BT broadband targets: the sums don't add up, say analysts

No-way-en, Verwaayen...

No-way-en, Verwaayen...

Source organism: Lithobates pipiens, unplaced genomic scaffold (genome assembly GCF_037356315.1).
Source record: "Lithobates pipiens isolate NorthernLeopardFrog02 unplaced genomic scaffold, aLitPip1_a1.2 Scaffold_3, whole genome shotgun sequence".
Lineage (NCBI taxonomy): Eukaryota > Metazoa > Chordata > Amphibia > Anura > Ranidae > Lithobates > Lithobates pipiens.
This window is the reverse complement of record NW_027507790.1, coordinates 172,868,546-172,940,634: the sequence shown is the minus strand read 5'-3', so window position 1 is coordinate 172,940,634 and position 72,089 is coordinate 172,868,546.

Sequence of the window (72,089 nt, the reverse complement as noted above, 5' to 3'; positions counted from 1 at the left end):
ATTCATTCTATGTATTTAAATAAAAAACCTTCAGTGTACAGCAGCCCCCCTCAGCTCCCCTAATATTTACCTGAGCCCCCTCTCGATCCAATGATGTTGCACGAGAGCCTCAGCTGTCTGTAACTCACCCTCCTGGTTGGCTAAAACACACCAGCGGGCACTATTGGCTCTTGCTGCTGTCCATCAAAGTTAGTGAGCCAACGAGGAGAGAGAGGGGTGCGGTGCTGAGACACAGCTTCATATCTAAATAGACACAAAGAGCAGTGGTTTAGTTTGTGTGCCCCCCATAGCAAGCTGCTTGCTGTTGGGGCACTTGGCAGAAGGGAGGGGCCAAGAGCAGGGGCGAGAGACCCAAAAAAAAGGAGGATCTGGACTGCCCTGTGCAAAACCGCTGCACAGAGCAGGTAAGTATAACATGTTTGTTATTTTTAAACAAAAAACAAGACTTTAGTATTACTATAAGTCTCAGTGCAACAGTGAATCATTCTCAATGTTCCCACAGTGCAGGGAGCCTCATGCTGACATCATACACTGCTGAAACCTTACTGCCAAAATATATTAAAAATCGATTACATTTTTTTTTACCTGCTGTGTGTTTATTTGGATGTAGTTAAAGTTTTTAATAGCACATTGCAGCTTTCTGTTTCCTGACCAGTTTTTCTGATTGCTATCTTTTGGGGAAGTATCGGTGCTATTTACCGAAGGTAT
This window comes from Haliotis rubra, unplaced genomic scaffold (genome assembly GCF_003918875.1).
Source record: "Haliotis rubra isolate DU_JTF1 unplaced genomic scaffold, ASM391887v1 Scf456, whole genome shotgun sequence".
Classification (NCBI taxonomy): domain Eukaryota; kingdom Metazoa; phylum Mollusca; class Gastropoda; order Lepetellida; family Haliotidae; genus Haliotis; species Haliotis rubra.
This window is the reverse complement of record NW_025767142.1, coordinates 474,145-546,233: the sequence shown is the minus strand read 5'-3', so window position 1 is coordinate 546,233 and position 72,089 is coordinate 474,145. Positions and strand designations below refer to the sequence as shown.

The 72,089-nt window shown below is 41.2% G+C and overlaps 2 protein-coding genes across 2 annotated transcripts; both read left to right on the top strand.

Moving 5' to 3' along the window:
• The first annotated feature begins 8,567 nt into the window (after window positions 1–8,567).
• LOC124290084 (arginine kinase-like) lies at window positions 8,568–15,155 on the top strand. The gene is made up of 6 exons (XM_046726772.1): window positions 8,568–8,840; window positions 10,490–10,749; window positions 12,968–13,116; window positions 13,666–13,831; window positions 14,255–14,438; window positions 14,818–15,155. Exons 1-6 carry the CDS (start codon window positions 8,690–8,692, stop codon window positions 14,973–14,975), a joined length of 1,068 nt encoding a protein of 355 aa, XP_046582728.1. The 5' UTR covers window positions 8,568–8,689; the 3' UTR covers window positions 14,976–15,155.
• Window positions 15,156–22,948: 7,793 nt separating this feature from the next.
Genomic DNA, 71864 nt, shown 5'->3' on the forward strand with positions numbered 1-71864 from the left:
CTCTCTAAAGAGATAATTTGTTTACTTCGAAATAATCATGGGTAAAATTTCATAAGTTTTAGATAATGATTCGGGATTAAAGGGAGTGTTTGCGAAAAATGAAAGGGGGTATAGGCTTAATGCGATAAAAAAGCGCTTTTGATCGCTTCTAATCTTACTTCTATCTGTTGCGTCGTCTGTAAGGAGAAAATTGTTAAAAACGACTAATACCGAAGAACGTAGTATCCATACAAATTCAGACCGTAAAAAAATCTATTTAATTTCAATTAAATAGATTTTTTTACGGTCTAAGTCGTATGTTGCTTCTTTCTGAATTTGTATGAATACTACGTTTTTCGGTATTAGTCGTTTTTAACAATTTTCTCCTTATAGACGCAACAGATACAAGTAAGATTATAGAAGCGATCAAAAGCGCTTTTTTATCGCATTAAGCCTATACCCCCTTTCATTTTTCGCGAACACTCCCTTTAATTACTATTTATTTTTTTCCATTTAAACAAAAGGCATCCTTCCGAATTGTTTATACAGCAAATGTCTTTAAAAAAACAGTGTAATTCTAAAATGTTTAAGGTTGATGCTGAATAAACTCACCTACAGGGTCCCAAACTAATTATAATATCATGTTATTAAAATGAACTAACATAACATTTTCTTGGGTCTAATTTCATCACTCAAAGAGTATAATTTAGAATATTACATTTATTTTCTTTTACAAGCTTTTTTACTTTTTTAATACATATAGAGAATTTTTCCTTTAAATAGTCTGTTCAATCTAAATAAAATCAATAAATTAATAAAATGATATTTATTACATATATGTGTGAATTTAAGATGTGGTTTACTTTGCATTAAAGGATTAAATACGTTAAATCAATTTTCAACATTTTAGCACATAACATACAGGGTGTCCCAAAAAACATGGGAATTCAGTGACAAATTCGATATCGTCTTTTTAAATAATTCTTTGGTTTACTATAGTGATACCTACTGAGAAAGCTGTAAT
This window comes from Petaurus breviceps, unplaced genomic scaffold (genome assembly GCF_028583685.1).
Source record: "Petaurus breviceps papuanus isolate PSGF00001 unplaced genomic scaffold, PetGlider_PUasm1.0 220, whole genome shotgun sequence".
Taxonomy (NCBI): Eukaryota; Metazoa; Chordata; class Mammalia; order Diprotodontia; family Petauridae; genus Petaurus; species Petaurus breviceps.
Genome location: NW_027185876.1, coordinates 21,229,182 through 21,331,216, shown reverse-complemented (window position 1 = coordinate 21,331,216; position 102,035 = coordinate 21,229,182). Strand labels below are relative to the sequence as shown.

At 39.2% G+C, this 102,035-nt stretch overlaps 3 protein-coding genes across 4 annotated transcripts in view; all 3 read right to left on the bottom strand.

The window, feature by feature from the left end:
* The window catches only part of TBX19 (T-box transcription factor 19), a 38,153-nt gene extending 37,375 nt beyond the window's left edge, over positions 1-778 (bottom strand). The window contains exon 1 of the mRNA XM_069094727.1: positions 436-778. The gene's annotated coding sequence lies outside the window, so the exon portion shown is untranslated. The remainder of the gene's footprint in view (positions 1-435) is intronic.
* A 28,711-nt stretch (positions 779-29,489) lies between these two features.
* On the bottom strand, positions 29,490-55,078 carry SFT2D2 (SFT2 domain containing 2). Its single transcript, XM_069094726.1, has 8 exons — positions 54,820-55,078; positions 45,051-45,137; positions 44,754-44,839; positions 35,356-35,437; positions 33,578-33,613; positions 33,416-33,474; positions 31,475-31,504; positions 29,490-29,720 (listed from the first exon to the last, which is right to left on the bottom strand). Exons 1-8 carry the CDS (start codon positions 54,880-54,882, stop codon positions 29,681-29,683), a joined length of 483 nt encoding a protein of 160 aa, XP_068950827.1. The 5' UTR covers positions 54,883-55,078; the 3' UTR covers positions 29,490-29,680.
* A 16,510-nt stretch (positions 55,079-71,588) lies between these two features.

Despite this morning's significant price cuts, broadband uptake in the UK will remain sluggish, according to leading analysts. And if they're right, BT's finances could take a beating. BT is hoping user numbers will hit the first million by summer 2003, two million by 2004 and around five million in 2006. The telco needs these number to materialise to get payback from its upfront investment and ongoing costs. But not everyone is convinced by these projections. Giga Web analyst Bernt Ostergaard said: "The growth of this stuff in the UK should not be overestimated. I doubt BT will hit these targets of 20 to 25 per cent of the UK population using ADSL by 2006. I believe it will top out at around 10 to 15 per cent." Lars Godell, European telecoms analyst at Forrester Research, said a study by his company into the number of broadband users in the UK by 2006 shows BT's growth estimates are too high. Godell said: "We think BT's prediction is optimistic. We believe there will be approximately six million broadband subscribers in 2006, but DSL will not have 100 per cent of that take up." The research from Forrester shows it expects almost six million households to have broadband in 2006, but only 3.5 million will access the technology over DSL. Cable will account for just under two million users, and other channels such as satellite and fibre will account for nearly 600,000. BT Group's new CEO Ben Verwaayen said the company expects to get the majority of broadband users - 60 per cent - from customers replacing leased lines, ISDN lines, existing Home Highways and second lines, with ADSL. He said BT expected 35 per cent of revenue to come from users implementing ADSL in addition to current lines and five per cent from entirely new customers. The company announced this morning that it will cut its wholesale consumer broadband prices to £14.75 from 1 April. The price of BT Wholesale's main consumer product to service providers (BT IPStream 500) will drop from £30 a month, or £25 a month for the recently introduced self-install version (BT IPStream Home) to £14.75 for both. Rental for existing ADSL wholesale customers of these services will also drop to £14.75.